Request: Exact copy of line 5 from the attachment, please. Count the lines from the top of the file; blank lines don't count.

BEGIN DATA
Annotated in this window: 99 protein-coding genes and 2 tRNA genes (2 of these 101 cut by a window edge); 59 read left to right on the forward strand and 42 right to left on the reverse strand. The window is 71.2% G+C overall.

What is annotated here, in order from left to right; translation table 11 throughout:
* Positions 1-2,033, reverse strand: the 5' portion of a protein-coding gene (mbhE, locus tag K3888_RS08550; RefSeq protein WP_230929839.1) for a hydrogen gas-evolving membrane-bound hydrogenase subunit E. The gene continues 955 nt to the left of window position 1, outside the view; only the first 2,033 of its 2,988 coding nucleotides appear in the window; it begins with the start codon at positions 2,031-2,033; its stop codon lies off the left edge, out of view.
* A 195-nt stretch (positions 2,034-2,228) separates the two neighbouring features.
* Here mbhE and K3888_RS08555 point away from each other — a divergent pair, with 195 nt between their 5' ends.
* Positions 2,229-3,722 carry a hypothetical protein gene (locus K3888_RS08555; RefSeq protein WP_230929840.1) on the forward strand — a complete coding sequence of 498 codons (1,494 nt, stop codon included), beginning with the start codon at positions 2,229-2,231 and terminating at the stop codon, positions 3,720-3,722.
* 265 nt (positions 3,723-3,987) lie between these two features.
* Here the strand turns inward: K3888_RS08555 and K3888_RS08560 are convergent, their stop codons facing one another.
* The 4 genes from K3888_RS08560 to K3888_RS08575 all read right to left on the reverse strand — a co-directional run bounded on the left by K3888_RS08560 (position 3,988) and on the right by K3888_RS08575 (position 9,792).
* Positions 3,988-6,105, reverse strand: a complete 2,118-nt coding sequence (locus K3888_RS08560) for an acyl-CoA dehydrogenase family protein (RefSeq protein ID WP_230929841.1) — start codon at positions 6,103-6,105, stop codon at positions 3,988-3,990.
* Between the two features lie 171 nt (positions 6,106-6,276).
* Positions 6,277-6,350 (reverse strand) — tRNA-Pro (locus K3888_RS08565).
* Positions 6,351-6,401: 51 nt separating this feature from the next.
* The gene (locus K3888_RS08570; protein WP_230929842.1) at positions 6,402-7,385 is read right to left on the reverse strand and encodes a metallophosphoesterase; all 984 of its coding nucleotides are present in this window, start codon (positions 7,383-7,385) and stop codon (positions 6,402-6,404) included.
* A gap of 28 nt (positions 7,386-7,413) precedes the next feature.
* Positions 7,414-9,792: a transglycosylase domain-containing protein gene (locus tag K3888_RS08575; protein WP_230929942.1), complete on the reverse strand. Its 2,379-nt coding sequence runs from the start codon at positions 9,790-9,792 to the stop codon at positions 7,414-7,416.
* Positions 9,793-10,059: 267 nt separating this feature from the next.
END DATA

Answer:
* Here mbhE and K3888_RS08555 point away from each other — a divergent pair, with 195 nt between their 5' ends.